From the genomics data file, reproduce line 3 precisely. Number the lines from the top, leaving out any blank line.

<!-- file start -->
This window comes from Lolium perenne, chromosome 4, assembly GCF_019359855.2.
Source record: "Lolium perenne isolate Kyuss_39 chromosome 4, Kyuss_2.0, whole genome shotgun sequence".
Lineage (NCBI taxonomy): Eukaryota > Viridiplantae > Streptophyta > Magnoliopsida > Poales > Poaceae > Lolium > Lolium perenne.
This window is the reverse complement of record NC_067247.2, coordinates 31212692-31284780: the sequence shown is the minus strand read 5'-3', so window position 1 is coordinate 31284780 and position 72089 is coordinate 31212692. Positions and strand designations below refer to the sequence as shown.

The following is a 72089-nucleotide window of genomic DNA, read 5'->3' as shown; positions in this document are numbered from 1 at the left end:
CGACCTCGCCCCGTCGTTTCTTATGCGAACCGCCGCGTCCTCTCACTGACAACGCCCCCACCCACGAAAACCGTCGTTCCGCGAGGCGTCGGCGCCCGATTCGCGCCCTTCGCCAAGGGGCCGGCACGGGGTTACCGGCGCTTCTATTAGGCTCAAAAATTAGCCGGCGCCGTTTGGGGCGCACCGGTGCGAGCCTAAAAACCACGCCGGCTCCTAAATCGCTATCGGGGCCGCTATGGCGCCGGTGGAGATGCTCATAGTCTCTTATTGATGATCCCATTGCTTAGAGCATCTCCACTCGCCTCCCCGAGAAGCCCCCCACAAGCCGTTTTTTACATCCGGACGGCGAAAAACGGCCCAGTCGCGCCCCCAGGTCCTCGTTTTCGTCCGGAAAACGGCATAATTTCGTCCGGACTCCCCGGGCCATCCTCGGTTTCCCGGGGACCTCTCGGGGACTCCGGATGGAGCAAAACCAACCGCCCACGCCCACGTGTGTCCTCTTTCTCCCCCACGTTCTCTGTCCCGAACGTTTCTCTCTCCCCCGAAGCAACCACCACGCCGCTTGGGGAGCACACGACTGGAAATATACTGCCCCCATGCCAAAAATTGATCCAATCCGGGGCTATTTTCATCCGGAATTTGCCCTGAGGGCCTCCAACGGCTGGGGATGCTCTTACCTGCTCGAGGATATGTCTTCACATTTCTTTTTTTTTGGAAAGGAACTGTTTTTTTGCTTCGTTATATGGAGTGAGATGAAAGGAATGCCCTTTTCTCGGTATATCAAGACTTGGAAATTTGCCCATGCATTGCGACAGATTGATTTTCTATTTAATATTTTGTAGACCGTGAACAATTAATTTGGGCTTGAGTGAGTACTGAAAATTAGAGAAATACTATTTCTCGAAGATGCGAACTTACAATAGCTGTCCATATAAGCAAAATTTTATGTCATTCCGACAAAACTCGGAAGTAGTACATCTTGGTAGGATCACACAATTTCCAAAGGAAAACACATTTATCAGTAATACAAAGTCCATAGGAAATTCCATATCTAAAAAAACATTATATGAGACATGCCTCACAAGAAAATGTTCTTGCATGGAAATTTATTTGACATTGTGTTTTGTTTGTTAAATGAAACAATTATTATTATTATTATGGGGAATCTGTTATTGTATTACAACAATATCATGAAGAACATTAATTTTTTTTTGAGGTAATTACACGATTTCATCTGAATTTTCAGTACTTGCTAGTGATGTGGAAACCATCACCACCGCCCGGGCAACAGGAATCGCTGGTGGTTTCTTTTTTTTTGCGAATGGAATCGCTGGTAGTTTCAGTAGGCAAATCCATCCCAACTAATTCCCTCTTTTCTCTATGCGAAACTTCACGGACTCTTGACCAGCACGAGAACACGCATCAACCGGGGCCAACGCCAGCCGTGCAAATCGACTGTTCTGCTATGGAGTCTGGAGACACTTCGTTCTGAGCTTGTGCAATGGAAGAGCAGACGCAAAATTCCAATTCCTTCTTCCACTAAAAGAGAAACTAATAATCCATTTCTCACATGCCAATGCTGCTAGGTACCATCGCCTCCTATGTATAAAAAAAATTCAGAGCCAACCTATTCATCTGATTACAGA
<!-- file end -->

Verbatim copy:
Lineage (NCBI taxonomy): Eukaryota > Viridiplantae > Streptophyta > Magnoliopsida > Poales > Poaceae > Lolium > Lolium perenne.